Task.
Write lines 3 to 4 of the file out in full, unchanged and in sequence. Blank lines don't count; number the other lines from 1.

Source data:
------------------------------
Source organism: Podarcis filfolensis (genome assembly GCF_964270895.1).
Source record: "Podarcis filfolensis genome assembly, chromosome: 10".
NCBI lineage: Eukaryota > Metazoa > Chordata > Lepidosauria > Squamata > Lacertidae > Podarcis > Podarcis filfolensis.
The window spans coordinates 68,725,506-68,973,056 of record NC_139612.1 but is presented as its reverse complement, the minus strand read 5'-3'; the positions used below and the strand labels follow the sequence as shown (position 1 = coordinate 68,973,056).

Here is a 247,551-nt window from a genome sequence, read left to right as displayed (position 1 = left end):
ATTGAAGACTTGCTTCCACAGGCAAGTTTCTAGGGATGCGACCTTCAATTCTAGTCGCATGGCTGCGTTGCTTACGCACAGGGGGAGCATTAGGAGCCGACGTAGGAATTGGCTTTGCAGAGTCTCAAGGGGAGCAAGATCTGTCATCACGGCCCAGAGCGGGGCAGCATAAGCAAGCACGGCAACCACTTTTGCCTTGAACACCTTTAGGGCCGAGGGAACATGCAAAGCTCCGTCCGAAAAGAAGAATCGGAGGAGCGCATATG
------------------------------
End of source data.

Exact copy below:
NCBI lineage: Eukaryota > Metazoa > Chordata > Lepidosauria > Squamata > Lacertidae > Podarcis > Podarcis filfolensis.
The window spans coordinates 68,725,506-68,973,056 of record NC_139612.1 but is presented as its reverse complement, the minus strand read 5'-3'; the positions used below and the strand labels follow the sequence as shown (position 1 = coordinate 68,973,056).